I grew up with a list of New Year’s Day superstitions, otherwise known as the Rules. My indoctrination began at a tender age, and New Year’s Day just doesn’t feel right if I don’t follow all of the rules about the day. Most of these, if not all of them, come from my maternal grandmother, a woman raised in the South. So many of these superstitions are common in the South. In the North and West, however, they’ll elicit some pretty strange looks from your friends.
I spoke about this in a previous post. First, the main course. Eat nothing that scratches backwards. This means no poultry as they scratch backwards at the feed before eating it. Lamb is ok. As is ham or beef. But no poultry. I cannot eat chicken or turkey on New Year’s Day without feeling like I’m committing some huge mortal sin.
Next, side dishes. You need to eat your black-eyed peas and greens. The black-eyed peas are for sense/cents. Not sure if it’s for common sense or money, but I’ll take either in abundance thank you very much. The greens are for dollars (or any money). This is any kind of green vegetable. Growing up it was green beans (probably because they were my sister’s favorite veggie), but any greens will work. Just eat lots of it so you get lots of money. As a child I thought this was made up by my mother to get my sister and I to eat more vegetables than we would normally have to. We were good little girls, we always did eat our veggies, but “lots” was pushing it. However, the promise of lots of money during the coming year in exchange for suffering through a big pile of greens is convincing enough for any child. Note: I am still waiting for the big financial return on all those greens I’ve eaten over the years. Yet, I still eat a big pile of greens every damn year.
To ensure we ate a proper meal on New Year’s Day, my grandmother would mail us a can of green beans, a can of black-eyed peas, and a ham (not the canned variety, but rather the preserved and shrink-wrapped kind). Yes, you read that right, mail us our meal. That’s some pretty strong rule enforcement. I visited Grandmother for Christmas this year, and she sent me home with ham and a can of black-eyed peas. The only reason I didn’t get a can of green beans as well is because I already have a can in my pantry (no lie, and she made me swear to it). She sent me home with them. Just in case I didn’t have time to get to the store between Friday and Sunday night to get me some. And you wonder why I’m still following the rules to this day. I’m scared not to.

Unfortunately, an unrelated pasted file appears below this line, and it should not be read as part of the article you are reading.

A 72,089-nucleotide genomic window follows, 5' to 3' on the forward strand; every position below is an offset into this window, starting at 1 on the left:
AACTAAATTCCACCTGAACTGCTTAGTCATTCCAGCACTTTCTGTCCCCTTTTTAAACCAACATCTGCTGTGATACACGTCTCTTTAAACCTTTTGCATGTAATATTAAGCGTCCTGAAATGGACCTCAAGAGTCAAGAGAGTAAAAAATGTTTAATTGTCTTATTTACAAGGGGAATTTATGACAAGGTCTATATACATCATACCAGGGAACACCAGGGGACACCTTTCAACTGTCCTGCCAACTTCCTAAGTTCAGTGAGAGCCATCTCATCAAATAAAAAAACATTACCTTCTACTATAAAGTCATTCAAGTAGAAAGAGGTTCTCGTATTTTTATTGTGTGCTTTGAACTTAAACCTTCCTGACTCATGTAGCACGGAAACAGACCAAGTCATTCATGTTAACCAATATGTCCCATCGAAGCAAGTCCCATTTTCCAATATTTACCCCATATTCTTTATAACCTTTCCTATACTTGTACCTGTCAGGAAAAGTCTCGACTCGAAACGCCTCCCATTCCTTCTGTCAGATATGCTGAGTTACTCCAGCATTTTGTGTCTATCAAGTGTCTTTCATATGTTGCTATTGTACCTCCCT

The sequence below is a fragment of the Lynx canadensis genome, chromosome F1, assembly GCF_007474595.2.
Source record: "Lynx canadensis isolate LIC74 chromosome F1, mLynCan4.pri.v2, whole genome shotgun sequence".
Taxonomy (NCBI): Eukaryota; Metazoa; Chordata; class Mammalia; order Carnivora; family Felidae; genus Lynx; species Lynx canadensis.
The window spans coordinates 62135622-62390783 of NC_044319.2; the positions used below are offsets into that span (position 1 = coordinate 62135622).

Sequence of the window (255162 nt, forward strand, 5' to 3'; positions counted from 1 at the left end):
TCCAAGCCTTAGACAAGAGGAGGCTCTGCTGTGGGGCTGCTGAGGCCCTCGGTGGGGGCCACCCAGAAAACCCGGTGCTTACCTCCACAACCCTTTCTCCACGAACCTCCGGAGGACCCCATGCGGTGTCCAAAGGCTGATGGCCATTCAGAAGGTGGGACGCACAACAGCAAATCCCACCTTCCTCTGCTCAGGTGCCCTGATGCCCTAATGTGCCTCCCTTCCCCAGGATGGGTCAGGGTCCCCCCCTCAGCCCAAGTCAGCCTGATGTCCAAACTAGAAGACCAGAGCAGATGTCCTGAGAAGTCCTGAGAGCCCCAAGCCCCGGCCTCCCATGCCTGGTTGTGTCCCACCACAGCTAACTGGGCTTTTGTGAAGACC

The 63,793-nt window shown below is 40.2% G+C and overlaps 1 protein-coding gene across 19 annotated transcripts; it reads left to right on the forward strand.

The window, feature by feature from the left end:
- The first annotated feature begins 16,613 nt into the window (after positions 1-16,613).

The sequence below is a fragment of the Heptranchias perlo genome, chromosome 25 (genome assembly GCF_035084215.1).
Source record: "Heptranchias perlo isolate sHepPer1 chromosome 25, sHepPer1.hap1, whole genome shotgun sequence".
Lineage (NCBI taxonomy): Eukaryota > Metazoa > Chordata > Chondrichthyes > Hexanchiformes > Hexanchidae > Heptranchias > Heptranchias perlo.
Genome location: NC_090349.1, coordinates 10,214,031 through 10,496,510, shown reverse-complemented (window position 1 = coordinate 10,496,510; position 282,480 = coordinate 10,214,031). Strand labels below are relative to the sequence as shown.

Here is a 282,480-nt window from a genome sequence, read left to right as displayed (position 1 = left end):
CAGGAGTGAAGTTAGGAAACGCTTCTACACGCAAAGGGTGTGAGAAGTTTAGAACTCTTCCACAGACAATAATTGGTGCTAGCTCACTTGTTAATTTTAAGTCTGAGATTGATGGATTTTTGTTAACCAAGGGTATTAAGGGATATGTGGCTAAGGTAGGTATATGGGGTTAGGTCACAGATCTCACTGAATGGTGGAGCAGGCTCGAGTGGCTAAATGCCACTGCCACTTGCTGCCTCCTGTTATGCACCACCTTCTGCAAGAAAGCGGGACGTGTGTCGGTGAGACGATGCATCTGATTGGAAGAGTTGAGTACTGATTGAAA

Doing laundry on New Year’s Day means that someone will be “washed” out of your life during the coming year, otherwise known as a death in the family. This can be summarized for your friends as: laundry = death.
Don’t do anything the first day of the year you don’t want to do the rest of the year. In other words, do the things you want to do. Sleep late. Call your loved ones and friends or better yet, go visit. Catch up on correspondence. Relax. Watch some tv or movies. Whatever you find enjoyable and wouldn’t mind being able to do for the rest of the year. And whatever you do, don’t spend it on a plane or traveling if at all possible. I flew one year, and spent a large chunk of my time in airports and on planes during the next 365 days. No joke. I also recommend NOT being hungover/sick unless you enjoy that feeling.
Don’t pay bills on New Year’s Day as this signifies money going out and none coming in. Never a good thing.
Turning a stool/chair on one leg = bad luck. Don’t ask me about this one. I don’t know. All I can tell you is that when rotating a chair or stool on New Year’s Day, I always, always, pick it up off the floor completely before turning it. Better safe than sorry.
So consider yourself warned and indoctrinated. I can’t make you follow the superstitions, all I can do is tell you about them and pray for your soul if you don’t follow the New Year’s Day Rules.